The Wisdom of Crowds

I haven’t had a chance to read Wisdom of Crowds yet by James Surowiecki but an article in was very interesting.  It shows that collectively a crowd/group’s mind is better than your own when trying to solve a problem or answer a question.  Check this out…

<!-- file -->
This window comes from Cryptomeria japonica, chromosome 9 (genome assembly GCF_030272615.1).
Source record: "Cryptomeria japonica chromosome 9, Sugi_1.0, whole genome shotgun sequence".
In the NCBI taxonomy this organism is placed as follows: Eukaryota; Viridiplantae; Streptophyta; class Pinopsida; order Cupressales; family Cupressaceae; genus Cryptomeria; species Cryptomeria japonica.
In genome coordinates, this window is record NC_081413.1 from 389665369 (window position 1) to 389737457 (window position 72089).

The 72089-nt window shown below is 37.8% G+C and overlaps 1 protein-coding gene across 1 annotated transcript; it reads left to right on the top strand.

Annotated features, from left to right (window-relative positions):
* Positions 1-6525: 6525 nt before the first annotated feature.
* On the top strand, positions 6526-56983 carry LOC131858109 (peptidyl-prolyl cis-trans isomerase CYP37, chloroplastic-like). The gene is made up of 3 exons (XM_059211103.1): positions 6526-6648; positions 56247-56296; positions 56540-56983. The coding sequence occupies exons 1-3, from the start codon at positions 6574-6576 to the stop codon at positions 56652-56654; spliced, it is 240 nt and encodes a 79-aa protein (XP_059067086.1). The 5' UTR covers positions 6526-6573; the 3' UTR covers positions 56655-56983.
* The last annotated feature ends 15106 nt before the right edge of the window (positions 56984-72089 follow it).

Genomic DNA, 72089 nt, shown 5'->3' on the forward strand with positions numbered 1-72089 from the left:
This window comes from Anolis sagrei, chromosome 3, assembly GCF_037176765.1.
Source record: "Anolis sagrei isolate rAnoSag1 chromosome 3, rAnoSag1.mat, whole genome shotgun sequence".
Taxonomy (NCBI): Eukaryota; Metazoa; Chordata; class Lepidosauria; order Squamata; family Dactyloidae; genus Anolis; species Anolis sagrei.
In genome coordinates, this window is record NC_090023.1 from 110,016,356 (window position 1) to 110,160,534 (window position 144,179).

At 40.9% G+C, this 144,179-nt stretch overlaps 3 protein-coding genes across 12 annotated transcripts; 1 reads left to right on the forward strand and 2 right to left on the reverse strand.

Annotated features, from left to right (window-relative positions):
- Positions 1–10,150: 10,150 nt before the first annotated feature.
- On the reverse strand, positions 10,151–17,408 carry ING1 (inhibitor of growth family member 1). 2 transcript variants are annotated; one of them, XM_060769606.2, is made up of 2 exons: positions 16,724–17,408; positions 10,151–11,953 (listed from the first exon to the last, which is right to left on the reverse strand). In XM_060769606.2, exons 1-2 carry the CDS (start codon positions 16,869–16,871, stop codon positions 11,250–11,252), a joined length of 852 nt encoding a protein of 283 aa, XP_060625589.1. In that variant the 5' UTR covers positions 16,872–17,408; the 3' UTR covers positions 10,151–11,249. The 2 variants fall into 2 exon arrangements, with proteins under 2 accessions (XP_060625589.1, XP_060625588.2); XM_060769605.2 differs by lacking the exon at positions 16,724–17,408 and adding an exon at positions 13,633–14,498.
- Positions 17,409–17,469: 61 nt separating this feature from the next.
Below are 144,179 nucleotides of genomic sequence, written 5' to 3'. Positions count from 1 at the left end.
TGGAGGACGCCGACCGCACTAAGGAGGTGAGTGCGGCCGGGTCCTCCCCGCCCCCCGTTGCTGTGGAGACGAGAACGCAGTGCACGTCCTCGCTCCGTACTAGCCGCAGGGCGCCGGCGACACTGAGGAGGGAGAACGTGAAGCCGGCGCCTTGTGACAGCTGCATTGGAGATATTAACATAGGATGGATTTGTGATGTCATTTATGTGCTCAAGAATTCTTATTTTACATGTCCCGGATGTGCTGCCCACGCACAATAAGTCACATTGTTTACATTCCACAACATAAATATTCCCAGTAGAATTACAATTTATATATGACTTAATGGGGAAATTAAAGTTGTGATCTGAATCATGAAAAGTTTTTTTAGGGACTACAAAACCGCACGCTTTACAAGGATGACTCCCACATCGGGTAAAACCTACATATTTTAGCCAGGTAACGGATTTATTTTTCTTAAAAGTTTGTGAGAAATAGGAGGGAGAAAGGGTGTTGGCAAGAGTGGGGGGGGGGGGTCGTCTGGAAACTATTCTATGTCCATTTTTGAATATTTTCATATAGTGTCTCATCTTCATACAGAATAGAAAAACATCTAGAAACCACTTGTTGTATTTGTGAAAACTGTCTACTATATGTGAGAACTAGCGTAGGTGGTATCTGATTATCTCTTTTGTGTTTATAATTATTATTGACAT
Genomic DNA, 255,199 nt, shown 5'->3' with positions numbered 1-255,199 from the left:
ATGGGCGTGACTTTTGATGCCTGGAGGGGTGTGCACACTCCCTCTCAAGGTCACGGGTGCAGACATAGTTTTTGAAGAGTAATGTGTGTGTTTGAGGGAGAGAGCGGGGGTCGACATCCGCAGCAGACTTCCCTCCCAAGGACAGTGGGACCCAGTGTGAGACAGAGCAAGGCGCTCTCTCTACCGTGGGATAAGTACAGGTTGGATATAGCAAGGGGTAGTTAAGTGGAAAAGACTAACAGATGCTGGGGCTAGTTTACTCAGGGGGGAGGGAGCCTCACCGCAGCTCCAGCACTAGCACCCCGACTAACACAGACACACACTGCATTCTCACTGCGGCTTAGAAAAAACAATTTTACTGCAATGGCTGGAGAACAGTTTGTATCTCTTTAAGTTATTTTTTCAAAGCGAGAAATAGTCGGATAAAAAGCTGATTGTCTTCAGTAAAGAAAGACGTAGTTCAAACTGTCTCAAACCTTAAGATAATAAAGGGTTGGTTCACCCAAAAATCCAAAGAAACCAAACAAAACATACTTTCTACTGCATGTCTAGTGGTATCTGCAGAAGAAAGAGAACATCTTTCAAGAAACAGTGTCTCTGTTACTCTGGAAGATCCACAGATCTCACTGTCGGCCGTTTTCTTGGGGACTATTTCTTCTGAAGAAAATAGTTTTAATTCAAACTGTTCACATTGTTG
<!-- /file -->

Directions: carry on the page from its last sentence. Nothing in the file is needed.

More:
“In 2007, Michael Mauboussin presented a big jar of jelly beans to his 73 Columbia Business School students. How many beans did they think it contained?  Guesses ranged from 250 to 4,100; the actual number was 1,116. The average error was 700 — a massive 62 percent — demonstrating that the students were awful estimators.  Now here comes the weird part.  Even with all these wildly incorrect guesses, the average guess was 1,151 — just 3 percent off the mark. Not only that, only 2 of the 73 students guessed better than this group average.  So, although individually everyone was woefully inaccurate, collectively the group was incredibly accurate.  Was this a fluke? Hardly. The experiment was made famous in 1987 by Jack Treynor. In his case, it was 850 jelly beans and 56 students. The group estimate was 2.5 percent off; only one student guessed better. The study has been repeated many times since with similar results.”

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